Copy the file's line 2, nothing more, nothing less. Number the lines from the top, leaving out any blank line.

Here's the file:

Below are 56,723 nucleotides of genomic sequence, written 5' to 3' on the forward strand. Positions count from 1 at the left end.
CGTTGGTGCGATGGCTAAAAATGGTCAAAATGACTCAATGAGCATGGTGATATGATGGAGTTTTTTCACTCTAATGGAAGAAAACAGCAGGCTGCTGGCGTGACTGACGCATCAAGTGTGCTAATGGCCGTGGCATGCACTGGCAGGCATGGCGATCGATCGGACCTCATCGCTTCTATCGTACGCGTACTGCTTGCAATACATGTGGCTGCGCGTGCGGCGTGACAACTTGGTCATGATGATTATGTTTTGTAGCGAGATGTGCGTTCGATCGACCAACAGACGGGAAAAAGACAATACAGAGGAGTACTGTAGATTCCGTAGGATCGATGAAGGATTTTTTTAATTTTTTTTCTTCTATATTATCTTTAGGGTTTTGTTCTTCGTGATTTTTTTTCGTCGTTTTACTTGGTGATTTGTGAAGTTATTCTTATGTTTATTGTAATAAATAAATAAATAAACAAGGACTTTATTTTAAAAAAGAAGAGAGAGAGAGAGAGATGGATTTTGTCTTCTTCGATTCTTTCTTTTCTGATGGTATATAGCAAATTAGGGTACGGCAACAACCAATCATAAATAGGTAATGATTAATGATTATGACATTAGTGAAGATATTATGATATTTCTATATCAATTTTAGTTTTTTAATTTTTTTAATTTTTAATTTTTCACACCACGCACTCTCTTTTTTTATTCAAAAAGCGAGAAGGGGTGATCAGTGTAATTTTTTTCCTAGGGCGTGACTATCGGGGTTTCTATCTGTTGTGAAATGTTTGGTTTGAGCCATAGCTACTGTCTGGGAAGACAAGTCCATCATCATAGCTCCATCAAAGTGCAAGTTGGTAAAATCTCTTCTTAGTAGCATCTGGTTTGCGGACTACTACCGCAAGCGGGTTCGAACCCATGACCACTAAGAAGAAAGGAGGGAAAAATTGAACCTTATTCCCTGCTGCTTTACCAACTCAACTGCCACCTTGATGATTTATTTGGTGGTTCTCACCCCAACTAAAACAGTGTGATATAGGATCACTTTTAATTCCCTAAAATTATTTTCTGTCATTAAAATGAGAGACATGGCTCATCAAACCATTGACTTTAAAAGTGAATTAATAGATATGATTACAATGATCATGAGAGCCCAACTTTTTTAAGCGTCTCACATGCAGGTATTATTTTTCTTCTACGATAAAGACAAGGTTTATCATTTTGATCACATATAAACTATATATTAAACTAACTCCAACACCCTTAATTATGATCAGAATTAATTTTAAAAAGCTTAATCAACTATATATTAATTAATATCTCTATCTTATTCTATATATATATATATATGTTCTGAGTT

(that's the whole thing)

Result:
CGTTGGTGCGATGGCTAAAAATGGTCAAAATGACTCAATGAGCATGGTGATATGATGGAGTTTTTTCACTCTAATGGAAGAAAACAGCAGGCTGCTGGCGTGACTGACGCATCAAGTGTGCTAATGGCCGTGGCATGCACTGGCAGGCATGGCGATCGATCGGACCTCATCGCTTCTATCGTACGCGTACTGCTTGCAATACATGTGGCTGCGCGTGCGGCGTGACAACTTGGTCATGATGATTATGTTTTGTAGCGAGATGTGCGTTCGATCGACCAACAGACGGGAAAAAGACAATACAGAGGAGTACTGTAGATTCCGTAGGATCGATGAAGGATTTTTTTAATTTTTTTTCTTCTATATTATCTTTAGGGTTTTGTTCTTCGTGATTTTTTTTCGTCGTTTTACTTGGTGATTTGTGAAGTTATTCTTATGTTTATTGTAATAAATAAATAAATAAACAAGGACTTTATTTTAAAAAAGAAGAGAGAGAGAGAGAGATGGATTTTGTCTTCTTCGATTCTTTCTTTTCTGATGGTATATAGCAAATTAGGGTACGGCAACAACCAATCATAAATAGGTAATGATTAATGATTATGACATTAGTGAAGATATTATGATATTTCTATATCAATTTTAGTTTTTTAATTTTTTTAATTTTTAATTTTTCACACCACGCACTCTCTTTTTTTATTCAAAAAGCGAGAAGGGGTGATCAGTGTAATTTTTTTCCTAGGGCGTGACTATCGGGGTTTCTATCTGTTGTGAAATGTTTGGTTTGAGCCATAGCTACTGTCTGGGAAGACAAGTCCATCATCATAGCTCCATCAAAGTGCAAGTTGGTAAAATCTCTTCTTAGTAGCATCTGGTTTGCGGACTACTACCGCAAGCGGGTTCGAACCCATGACCACTAAGAAGAAAGGAGGGAAAAATTGAACCTTATTCCCTGCTGCTTTACCAACTCAACTGCCACCTTGATGATTTATTTGGTGGTTCTCACCCCAACTAAAACAGTGTGATATAGGATCACTTTTAATTCCCTAAAATTATTTTCTGTCATTAAAATGAGAGACATGGCTCATCAAACCATTGACTTTAAAAGTGAATTAATAGATATGATTACAATGATCATGAGAGCCCAACTTTTTTAAGCGTCTCACATGCAGGTATTATTTTTCTTCTACGATAAAGACAAGGTTTATCATTTTGATCACATATAAACTATATATTAAACTAACTCCAACACCCTTAATTATGATCAGAATTAATTTTAAAAAGCTTAATCAACTATATATTAATTAATATCTCTATCTTATTCTATATATATATATATATGTTCTGAGTT